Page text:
Pioneers who mean business
Mukoki is a woman’s woman.
Just before our interview, she embraces an actress she spots on the terrace outside the hotel, complimenting her on how good she looks. Moments later she tightly hugs a waitress, remarking on how long it has been since she’d seen her.
Mukoki co-founded award-winning travel company Travel with Flair 22 years ago with two partners and one office in Pretoria.
Today she has 700 staff – 85% of whom are women and predominantly black – with offices in Johannesburg, Cape Town and Durban as well.
Mukoki, an accountant and mother of two, cautions that being an entrepreneur requires enormous sacrifice, hard work and a strong work ethic, which is what she tries to instil in the young women she mentors during her 24-month mentorship programme.
“You can’t just be an entrepreneur just because you want to be your own boss and not wake up early in the mornings – it doesn’t work that way.
“You work 24/7 and you burn that midnight oil. A lot of kids I mentor think that being your own boss means you’re going to relax.
“No, there is no relaxing. As I say, I’ve been in business 22 years, and girl has not rested! I’ve been working since I was 11 years old, and I always complain that ‘girl has been working’.”
Her advice to young black women looking to make their mark in business is:
1: Find your passion: “The first three years of business, at least for us, were tough. At some points we wouldn’t have money for lights. You need to be able to believe in and love what you do – whether it’s the industry or service you are in – because it is that love and passion that gets you through the hard times.”
2: You need to be patient: “You need to be strong mentally and to continue believing in your dream when faced with tough times, so surround yourself with people who inspire you.”
3: Education is a true liberator: “To the girl in the township struggling through public education: study hard. By studying, that is where your natural talents also show themselves through the subjects you do well in and you can choose careers based on those strengths. Don’t just look to marry a rich guy.”
4: Don’t believe all you see on social media: “Mind your own lane. Keep focused.”
5: Complacency is the beginning of the end: “Always up your game.”
Soweto-born Mukoki admits entering a “white male-dominated” industry such as travel and tourism was not easy. She was the first African on the Global Tourism Board’s Association of Corporate Travel Executives, where she represented Africa and the Middle East.
“There are huge access barriers in our industry. Even to get an Association of Southern African Travel Agents-accredited licence, you need a lot of money to put up guarantees, which for a young person entering into business is a challenge. We are talking six to seven figures to register and start up,” she says.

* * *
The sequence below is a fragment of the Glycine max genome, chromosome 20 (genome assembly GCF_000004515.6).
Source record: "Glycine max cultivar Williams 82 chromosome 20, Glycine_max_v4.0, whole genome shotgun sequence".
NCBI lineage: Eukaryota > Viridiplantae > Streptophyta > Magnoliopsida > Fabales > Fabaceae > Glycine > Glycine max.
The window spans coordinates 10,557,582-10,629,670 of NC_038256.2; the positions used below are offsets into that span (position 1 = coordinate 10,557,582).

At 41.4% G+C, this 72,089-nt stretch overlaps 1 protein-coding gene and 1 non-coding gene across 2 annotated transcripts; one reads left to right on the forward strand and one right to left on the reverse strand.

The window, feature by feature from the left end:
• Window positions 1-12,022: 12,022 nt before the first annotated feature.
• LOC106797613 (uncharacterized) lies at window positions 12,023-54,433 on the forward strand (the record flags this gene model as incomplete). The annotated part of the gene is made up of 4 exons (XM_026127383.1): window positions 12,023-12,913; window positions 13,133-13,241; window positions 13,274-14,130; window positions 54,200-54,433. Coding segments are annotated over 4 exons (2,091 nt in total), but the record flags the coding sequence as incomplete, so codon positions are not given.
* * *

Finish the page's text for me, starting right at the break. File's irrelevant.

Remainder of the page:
Increased digitisation is also impacting on the industry, “so we need to be continuously reinventing ourselves and investing a lot in technology, and it is costly”.
And when you make it, hire more women.
“When women feel safe in their work environment, when they feel like they can grow – they tend to be extremely loyal. I vouch for women tenfold,” she says.
What you and I see as waste, Nxumalo-Freeman sees as resource, a beautiful resource at that.
Ten years ago, armed with a passion for environmental protection and waste management, and years’ worth of corporate experience as a senior environmental scientist in companies such as SA Breweries and Mercedes-Benz, she founded her own company, DNF Waste and Environmental Services.
Having initially started doing consultancy work alone, she has grown her East London-based company to 30 employees. Now they collect waste and liaise with 1 500 vendors from whom they buy and recycle waste across the Eastern Cape.
The business also won a number of awards, including the Business Women’s Association of SA’s (Bwasa’s) regional Business Achiever Award for emerging entrepreneur.
“When I entered the industry, it was very male dominated.
“One had to be very tenacious to even get access to financing to start the business. Access is still a big issue, even today,” she says.
“Fortunately, we were able to get partial financing from the government, which we are thankful for.”
Nxumalo-Freeman says 90% of the vendors she works with, who collect waste and sell it to her, are women.
“They are prepared to work. Especially in the collection of glass. But they face challenges in accessing resources such a trolleys big enough to carry the waste, which would make things easier for them,” she continued.
Because of her passion for working with women, Nxumalo-Freeman shared some advice on how women can get ahead in business.
1: Join a local business association for women: “I became involved in Bwasa’s East London branch and eventually became its chairperson. Through that membership, you get to interact with other businesswomen and can foster relationships that lead to mentorship. Joining an association also helps build your networks, and, with networks, you can get help in accessing finances.”
2: Surround yourself with like-minded women: “Especially during your business’s infancy when things are slow and hard to come around, you will benefit from having people who can reinforce your commitment.”
As for her company – which she said was still relatively young and had room to expand – Nxumalo-Freeman said: “We want to encourage people to see waste as a resource that can give them wealth and add to the beautification of the environment. Particularly with glass,” she said, adding that glass makes up about 70% of the waste they collect.
“Instead of sending it off to Consol [glass factory], after crushing it ourselves and its going through several processes, we turn it into tombstones and ornaments.